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Post Harvest Technology :: Spices

Aromatic food substances, which enhance flavour, are classified into spices. Spices are usually dried roots, barks, seeds used whole or crushed, powered. Spices add a glorious touch to food with its flavour and fragrance.

  • Spices add flavour, colour to food and make the food palatable.
  • It stimulates salivation and acid secretion of digestive enzymes like amylase.
  • It has anti inflammatory, antibacterial and antioxidant properties. It reduces cholesterol levels useful in preventing heart diseases

Spices today, command the same respect as in earlier ages. Lot of efforts have been put by the farmers to adapt to the changing conditions and needs. A case study of different spices will reveal the increase in yield and production. Generally spices like chilli, ginger, garlic onion are grown in Maharashtra and like cardamom, cinnamon, clove, black pepper are grown in south India on large scale. Chillis is grown throughout India in over 9 lakh hectares of land. Andhra Pradesh and Karnataka are leading states in production. Rajstan is the largest producer of coriander whereas Kerala, Meghalaya, Orissa and West Bengal form over 60%of the country’s production. Gujarat and Madhya Pradesh share the hours in garlic production.

Kerala is considered as the land of spice crop, the plantation is concentrated in Idukki, Wayanad, and Kannur districts.

To give proper attention to research on spices, an independent All India Co-ordinated Research Project (AICRP) on spices was started in 1986. which aims to evolve disease and pest resistant varieties,standerdise agricultural techniques to suit different climatic conditions of the country , developing a proper network between different agencies involved in research on spices. A regional station of the Central Plantations Crop Research Institute (CPCRI) was started in1976 specifically for spice research and on 1st July 1995, the centre was upgraded to the Indian Institute of Spices research. To assist farmers meet today's challenges and to encourage to increase export potential, the Spice Board is developed, many schemes are launched by the board.

  • All spice or Pimento

It is a small berry, size of the pea, dried to a dark brown colour. The flavouring component is a volatile oil present at 3-4% levels containing eugenol and other closely related phenols. It is used whole in pickling and cooking meats and fish. It is used ground in cakes, puddings and preserves.

  • Ani seed (Somfu/owa)

The chief compound of it is anethole. It is also known as sweet cumin and has the flavour of liquorice. It is chewed after meals and used as mouth freshener. It is used in cakes, breads, cookies and candles; vadacurry, kurma, non-vegetarian dishes, biriyani, thandai, kachori and in pickles.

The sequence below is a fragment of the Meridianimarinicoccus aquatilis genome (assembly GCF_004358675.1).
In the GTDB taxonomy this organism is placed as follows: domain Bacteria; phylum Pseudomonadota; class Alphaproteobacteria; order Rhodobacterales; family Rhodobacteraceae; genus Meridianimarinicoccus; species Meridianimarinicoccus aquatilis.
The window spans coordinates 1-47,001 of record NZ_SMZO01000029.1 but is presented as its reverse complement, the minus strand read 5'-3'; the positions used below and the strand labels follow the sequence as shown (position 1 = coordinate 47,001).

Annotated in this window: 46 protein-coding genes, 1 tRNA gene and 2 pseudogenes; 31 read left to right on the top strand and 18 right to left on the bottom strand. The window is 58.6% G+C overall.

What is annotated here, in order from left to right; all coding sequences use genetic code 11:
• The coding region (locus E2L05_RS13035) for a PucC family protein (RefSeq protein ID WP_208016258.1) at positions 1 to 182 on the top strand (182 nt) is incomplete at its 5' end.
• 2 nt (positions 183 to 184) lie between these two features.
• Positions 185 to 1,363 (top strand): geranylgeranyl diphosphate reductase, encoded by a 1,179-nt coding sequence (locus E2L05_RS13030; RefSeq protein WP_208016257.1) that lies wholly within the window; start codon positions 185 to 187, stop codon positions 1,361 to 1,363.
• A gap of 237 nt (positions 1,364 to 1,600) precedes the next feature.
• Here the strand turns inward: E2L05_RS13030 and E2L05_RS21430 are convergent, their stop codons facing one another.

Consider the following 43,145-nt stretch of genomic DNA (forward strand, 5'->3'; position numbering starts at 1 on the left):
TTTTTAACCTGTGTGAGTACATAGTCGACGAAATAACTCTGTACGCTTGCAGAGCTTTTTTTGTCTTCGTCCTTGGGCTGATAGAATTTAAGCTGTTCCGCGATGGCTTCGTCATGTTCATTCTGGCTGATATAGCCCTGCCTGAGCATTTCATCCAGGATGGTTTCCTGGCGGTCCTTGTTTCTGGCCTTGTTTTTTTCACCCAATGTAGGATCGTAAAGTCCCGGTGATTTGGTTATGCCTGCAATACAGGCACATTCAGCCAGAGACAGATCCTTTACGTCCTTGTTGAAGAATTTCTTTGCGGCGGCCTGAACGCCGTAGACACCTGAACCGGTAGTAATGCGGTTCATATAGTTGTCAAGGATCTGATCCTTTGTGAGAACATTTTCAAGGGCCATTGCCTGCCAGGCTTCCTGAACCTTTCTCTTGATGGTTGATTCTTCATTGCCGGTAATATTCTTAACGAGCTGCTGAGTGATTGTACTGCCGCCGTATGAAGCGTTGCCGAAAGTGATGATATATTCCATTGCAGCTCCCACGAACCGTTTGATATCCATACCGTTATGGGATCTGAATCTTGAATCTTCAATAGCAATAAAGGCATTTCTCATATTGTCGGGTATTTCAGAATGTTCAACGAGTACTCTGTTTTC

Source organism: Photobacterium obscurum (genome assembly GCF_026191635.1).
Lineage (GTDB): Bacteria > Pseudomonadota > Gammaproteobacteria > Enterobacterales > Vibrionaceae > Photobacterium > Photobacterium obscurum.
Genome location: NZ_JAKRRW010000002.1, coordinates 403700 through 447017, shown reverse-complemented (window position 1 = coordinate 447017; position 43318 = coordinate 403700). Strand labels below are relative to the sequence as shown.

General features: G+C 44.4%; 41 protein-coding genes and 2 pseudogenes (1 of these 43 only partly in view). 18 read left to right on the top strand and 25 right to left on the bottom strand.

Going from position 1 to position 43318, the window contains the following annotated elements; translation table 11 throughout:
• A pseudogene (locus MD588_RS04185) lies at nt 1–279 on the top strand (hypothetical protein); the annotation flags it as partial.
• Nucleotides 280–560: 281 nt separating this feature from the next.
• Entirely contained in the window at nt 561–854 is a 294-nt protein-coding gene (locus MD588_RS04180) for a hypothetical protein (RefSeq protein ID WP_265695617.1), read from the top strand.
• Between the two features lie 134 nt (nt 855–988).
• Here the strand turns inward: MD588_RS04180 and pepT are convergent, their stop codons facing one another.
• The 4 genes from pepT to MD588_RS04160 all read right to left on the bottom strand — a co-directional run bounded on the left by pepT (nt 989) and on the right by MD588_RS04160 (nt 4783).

• Asafoetida

It is an oleo gum resin exuded from the rhizome or root of Ferula asafoetida. The odour component consists of a ferulic ester and sulphur containing volatile oil.

  • Bay leaves (Birinj Leaves)

They are the dried aromatic leaves of laurel tree. They contain 1-3% of highly aromatic volatile oil. Oil of bay leaves is used in the preparation of pickling spice and in the flavouring of vinegar.

  • Caraway seeds

It contains about 5% volatile oil. The chief flavouring principle of which is D-carvone and D-limonere. The seeds are used to flavour cakes, biscuits, cheese, apple sauce and cookies. The oil from caraway seed is used to flavour meats, canned foods, sausages, soups, in cakes, certain bread rolls, cheese, confectionery and also flavouring liquor.

  • Cardamom

The fruit contains brownish black seeds, which have about 2-10% volatile oil with the characteristic pleasant odour. The active principles present in the oil cineole, terpinyl acetate, pinene, sabinene and porneol.

  • Chillies

The red colouring matter of chillies is due to a carotenoid pigment. Ground chilli is used in most of the Indian gravies and vegetable dishes. It is used in making chutneys, pickles, dehydrated chillies, vattal and in day to day preparations. Dry chillies are used for seasoning. Chillies contain a substance called capsaicin, which increases the gastric secretion, and it causes the destruction of the mucosal cells.

  • Cinnamon

It is a thin inner bark of a cinnamon tree. The bark contains about 1% essential oil. The active principles are eugenol, cineole and cinnamaldehyde. It is used in stick form in fruit preserves. It is used ground for cakes, cookies and puddings. Used in spicing sauces,pickles,in pulav,biryani.

  • Clove

It is the dried flower bud of the clove tree. It contains about 15% essential oil. The chief active principle is eugenol. Cloves are used whole in meats, pickling and fish. It is used ground in cakes, cookies and puddings. Used as flavouring agent in pulav, rice puttu and fruit cake.

  • Coriander seed